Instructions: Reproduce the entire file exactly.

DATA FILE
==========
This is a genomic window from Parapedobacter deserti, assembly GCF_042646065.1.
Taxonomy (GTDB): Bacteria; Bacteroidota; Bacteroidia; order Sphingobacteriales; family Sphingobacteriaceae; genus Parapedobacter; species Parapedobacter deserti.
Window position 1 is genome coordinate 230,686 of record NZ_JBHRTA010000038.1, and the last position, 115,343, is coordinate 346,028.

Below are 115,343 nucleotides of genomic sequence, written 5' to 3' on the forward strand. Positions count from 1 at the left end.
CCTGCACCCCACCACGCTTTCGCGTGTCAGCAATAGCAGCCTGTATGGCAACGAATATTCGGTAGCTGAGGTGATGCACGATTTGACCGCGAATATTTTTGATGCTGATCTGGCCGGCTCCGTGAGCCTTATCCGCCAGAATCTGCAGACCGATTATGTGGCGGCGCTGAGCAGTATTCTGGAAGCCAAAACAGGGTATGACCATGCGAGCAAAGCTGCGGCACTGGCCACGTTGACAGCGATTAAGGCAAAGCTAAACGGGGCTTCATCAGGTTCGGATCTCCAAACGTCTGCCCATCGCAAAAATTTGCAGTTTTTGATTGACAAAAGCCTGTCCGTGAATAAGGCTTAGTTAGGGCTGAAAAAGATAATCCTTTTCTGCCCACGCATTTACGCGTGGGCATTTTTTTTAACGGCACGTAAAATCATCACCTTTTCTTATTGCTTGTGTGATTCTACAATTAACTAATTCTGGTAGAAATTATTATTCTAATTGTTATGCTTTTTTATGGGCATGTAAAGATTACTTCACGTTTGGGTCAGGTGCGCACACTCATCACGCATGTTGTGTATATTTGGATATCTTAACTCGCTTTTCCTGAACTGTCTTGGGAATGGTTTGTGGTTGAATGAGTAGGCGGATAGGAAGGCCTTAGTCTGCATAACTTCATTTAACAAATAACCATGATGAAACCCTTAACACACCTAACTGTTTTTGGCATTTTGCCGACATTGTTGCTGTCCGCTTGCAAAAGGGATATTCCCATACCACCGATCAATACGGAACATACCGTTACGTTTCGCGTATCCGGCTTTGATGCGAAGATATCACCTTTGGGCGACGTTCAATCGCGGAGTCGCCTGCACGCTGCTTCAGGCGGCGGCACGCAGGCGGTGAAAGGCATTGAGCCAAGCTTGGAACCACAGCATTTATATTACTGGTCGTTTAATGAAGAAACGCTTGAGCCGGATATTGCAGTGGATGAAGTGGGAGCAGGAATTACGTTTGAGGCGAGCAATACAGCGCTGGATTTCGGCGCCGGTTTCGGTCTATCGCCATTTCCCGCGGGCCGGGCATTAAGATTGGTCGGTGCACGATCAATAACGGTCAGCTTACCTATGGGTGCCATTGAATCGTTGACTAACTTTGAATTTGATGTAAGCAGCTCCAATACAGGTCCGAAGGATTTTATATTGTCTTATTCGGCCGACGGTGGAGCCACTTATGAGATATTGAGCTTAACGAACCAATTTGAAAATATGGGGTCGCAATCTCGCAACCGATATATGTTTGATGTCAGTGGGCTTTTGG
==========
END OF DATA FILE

This is a genomic window from Parapedobacter deserti, assembly GCF_042646065.1.
Taxonomy (GTDB): Bacteria; Bacteroidota; Bacteroidia; order Sphingobacteriales; family Sphingobacteriaceae; genus Parapedobacter; species Parapedobacter deserti.
Window position 1 is genome coordinate 230,686 of record NZ_JBHRTA010000038.1, and the last position, 115,343, is coordinate 346,028.

Below are 115,343 nucleotides of genomic sequence, written 5' to 3' on the forward strand. Positions count from 1 at the left end.
CCTGCACCCCACCACGCTTTCGCGTGTCAGCAATAGCAGCCTGTATGGCAACGAATATTCGGTAGCTGAGGTGATGCACGATTTGACCGCGAATATTTTTGATGCTGATCTGGCCGGCTCCGTGAGCCTTATCCGCCAGAATCTGCAGACCGATTATGTGGCGGCGCTGAGCAGTATTCTGGAAGCCAAAACAGGGTATGACCATGCGAGCAAAGCTGCGGCACTGGCCACGTTGACAGCGATTAAGGCAAAGCTAAACGGGGCTTCATCAGGTTCGGATCTCCAAACGTCTGCCCATCGCAAAAATTTGCAGTTTTTGATTGACAAAAGCCTGTCCGTGAATAAGGCTTAGTTAGGGCTGAAAAAGATAATCCTTTTCTGCCCACGCATTTACGCGTGGGCATTTTTTTTAACGGCACGTAAAATCATCACCTTTTCTTATTGCTTGTGTGATTCTACAATTAACTAATTCTGGTAGAAATTATTATTCTAATTGTTATGCTTTTTTATGGGCATGTAAAGATTACTTCACGTTTGGGTCAGGTGCGCACACTCATCACGCATGTTGTGTATATTTGGATATCTTAACTCGCTTTTCCTGAACTGTCTTGGGAATGGTTTGTGGTTGAATGAGTAGGCGGATAGGAAGGCCTTAGTCTGCATAACTTCATTTAACAAATAACCATGATGAAACCCTTAACACACCTAACTGTTTTTGGCATTTTGCCGACATTGTTGCTGTCCGCTTGCAAAAGGGATATTCCCATACCACCGATCAATACGGAACATACCGTTACGTTTCGCGTATCCGGCTTTGATGCGAAGATATCACCTTTGGGCGACGTTCAATCGCGGAGTCGCCTGCACGCTGCTTCAGGCGGCGGCACGCAGGCGGTGAAAGGCATTGAGCCAAGCTTGGAACCACAGCATTTATATTACTGGTCGTTTAATGAAGAAACGCTTGAGCCGGATATTGCAGTGGATGAAGTGGGAGCAGGAATTACGTTTGAGGCGAGCAATACAGCGCTGGATTTCGGCGCCGGTTTCGGTCTATCGCCATTTCCCGCGGGCCGGGCATTAAGATTGGTCGGTGCACGATCAATAACGGTCAGCTTACCTATGGGTGCCATTGAATCGTTGACTAACTTTGAATTTGATGTAAGCAGCTCCAATACAGGTCCGAAGGATTTTATATTGTCTTATTCGGCCGACGGTGGAGCCACTTATGAGATATTGAGCTTAACGAACCAATTTGAAAATATGGGGTCGCAATCTCGCAACCGATATATGTTTGATGTCAGTGGGCTTTTGG